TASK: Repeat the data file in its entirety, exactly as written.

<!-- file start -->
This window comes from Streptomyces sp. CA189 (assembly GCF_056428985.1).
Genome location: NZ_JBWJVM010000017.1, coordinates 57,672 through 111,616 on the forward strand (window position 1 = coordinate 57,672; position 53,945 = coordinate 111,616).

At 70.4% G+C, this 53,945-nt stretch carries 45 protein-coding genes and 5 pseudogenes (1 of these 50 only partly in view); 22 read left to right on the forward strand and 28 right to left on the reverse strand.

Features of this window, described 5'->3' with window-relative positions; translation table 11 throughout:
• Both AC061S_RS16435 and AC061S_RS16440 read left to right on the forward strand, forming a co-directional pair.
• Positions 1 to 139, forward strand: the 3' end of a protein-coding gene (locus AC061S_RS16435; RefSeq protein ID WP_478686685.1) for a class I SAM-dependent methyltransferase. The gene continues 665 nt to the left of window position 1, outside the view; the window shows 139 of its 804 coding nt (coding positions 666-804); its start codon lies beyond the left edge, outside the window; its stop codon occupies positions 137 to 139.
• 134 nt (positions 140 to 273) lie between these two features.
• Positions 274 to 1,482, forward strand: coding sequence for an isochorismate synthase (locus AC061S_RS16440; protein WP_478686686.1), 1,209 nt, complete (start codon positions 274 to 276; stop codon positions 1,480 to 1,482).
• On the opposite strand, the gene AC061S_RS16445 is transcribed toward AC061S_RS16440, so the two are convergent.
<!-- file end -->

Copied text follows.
This window comes from Streptomyces sp. CA189 (assembly GCF_056428985.1).
Genome location: NZ_JBWJVM010000017.1, coordinates 57,672 through 111,616 on the forward strand (window position 1 = coordinate 57,672; position 53,945 = coordinate 111,616).

At 70.4% G+C, this 53,945-nt stretch carries 45 protein-coding genes and 5 pseudogenes (1 of these 50 only partly in view); 22 read left to right on the forward strand and 28 right to left on the reverse strand.

Features of this window, described 5'->3' with window-relative positions; translation table 11 throughout:
• Both AC061S_RS16435 and AC061S_RS16440 read left to right on the forward strand, forming a co-directional pair.
• Positions 1 to 139, forward strand: the 3' end of a protein-coding gene (locus AC061S_RS16435; RefSeq protein ID WP_478686685.1) for a class I SAM-dependent methyltransferase. The gene continues 665 nt to the left of window position 1, outside the view; the window shows 139 of its 804 coding nt (coding positions 666-804); its start codon lies beyond the left edge, outside the window; its stop codon occupies positions 137 to 139.
• 134 nt (positions 140 to 273) lie between these two features.
• Positions 274 to 1,482, forward strand: coding sequence for an isochorismate synthase (locus AC061S_RS16440; protein WP_478686686.1), 1,209 nt, complete (start codon positions 274 to 276; stop codon positions 1,480 to 1,482).
• On the opposite strand, the gene AC061S_RS16445 is transcribed toward AC061S_RS16440, so the two are convergent.